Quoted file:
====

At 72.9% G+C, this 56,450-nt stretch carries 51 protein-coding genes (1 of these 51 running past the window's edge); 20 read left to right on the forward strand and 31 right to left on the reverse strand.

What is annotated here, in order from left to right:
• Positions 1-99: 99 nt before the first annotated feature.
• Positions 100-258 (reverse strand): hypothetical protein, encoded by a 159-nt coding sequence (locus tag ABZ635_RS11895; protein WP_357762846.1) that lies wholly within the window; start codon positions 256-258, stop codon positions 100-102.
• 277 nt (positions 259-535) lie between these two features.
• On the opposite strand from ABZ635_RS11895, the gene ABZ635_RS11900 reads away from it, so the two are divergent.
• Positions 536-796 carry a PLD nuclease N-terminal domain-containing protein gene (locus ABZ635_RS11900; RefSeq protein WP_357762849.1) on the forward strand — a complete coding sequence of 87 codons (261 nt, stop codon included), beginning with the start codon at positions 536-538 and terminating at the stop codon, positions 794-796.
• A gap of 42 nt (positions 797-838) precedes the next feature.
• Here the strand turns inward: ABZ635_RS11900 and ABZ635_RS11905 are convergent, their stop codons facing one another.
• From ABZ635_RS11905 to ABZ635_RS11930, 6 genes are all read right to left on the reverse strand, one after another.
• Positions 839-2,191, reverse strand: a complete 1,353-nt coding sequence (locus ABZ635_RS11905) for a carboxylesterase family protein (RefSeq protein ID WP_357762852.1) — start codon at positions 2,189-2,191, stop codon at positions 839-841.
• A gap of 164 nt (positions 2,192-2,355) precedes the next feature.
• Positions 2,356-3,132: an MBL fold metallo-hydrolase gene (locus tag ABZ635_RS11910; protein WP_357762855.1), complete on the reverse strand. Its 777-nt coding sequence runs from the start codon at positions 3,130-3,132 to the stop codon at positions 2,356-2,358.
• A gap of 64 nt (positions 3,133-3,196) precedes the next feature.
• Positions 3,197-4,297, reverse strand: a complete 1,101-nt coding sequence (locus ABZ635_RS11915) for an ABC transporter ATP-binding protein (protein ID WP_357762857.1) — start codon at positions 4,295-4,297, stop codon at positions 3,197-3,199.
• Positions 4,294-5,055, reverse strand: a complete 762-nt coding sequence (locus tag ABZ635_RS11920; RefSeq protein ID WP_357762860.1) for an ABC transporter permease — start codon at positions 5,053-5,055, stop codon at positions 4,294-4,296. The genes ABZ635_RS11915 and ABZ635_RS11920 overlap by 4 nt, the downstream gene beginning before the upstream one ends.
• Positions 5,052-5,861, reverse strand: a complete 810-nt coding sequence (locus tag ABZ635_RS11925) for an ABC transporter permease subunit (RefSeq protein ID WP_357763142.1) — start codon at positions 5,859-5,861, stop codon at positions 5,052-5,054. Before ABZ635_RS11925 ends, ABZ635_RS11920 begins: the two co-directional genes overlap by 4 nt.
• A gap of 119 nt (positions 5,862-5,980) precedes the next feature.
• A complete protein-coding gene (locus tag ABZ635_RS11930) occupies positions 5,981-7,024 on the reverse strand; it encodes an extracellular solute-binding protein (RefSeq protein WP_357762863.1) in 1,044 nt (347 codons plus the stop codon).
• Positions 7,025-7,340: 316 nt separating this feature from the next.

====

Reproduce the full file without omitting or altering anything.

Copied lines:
At 72.9% G+C, this 56,450-nt stretch carries 51 protein-coding genes (1 of these 51 running past the window's edge); 20 read left to right on the forward strand and 31 right to left on the reverse strand.

What is annotated here, in order from left to right:
• Positions 1-99: 99 nt before the first annotated feature.
• Positions 100-258 (reverse strand): hypothetical protein, encoded by a 159-nt coding sequence (locus tag ABZ635_RS11895; protein WP_357762846.1) that lies wholly within the window; start codon positions 256-258, stop codon positions 100-102.
• 277 nt (positions 259-535) lie between these two features.
• On the opposite strand from ABZ635_RS11895, the gene ABZ635_RS11900 reads away from it, so the two are divergent.
• Positions 536-796 carry a PLD nuclease N-terminal domain-containing protein gene (locus ABZ635_RS11900; RefSeq protein WP_357762849.1) on the forward strand — a complete coding sequence of 87 codons (261 nt, stop codon included), beginning with the start codon at positions 536-538 and terminating at the stop codon, positions 794-796.
• A gap of 42 nt (positions 797-838) precedes the next feature.
• Here the strand turns inward: ABZ635_RS11900 and ABZ635_RS11905 are convergent, their stop codons facing one another.
• From ABZ635_RS11905 to ABZ635_RS11930, 6 genes are all read right to left on the reverse strand, one after another.
• Positions 839-2,191, reverse strand: a complete 1,353-nt coding sequence (locus ABZ635_RS11905) for a carboxylesterase family protein (RefSeq protein ID WP_357762852.1) — start codon at positions 2,189-2,191, stop codon at positions 839-841.
• A gap of 164 nt (positions 2,192-2,355) precedes the next feature.
• Positions 2,356-3,132: an MBL fold metallo-hydrolase gene (locus tag ABZ635_RS11910; protein WP_357762855.1), complete on the reverse strand. Its 777-nt coding sequence runs from the start codon at positions 3,130-3,132 to the stop codon at positions 2,356-2,358.
• A gap of 64 nt (positions 3,133-3,196) precedes the next feature.
• Positions 3,197-4,297, reverse strand: a complete 1,101-nt coding sequence (locus ABZ635_RS11915) for an ABC transporter ATP-binding protein (protein ID WP_357762857.1) — start codon at positions 4,295-4,297, stop codon at positions 3,197-3,199.
• Positions 4,294-5,055, reverse strand: a complete 762-nt coding sequence (locus tag ABZ635_RS11920; RefSeq protein ID WP_357762860.1) for an ABC transporter permease — start codon at positions 5,053-5,055, stop codon at positions 4,294-4,296. The genes ABZ635_RS11915 and ABZ635_RS11920 overlap by 4 nt, the downstream gene beginning before the upstream one ends.
• Positions 5,052-5,861, reverse strand: a complete 810-nt coding sequence (locus tag ABZ635_RS11925) for an ABC transporter permease subunit (RefSeq protein ID WP_357763142.1) — start codon at positions 5,859-5,861, stop codon at positions 5,052-5,054. Before ABZ635_RS11925 ends, ABZ635_RS11920 begins: the two co-directional genes overlap by 4 nt.
• A gap of 119 nt (positions 5,862-5,980) precedes the next feature.
• A complete protein-coding gene (locus tag ABZ635_RS11930) occupies positions 5,981-7,024 on the reverse strand; it encodes an extracellular solute-binding protein (RefSeq protein WP_357762863.1) in 1,044 nt (347 codons plus the stop codon).
• Positions 7,025-7,340: 316 nt separating this feature from the next.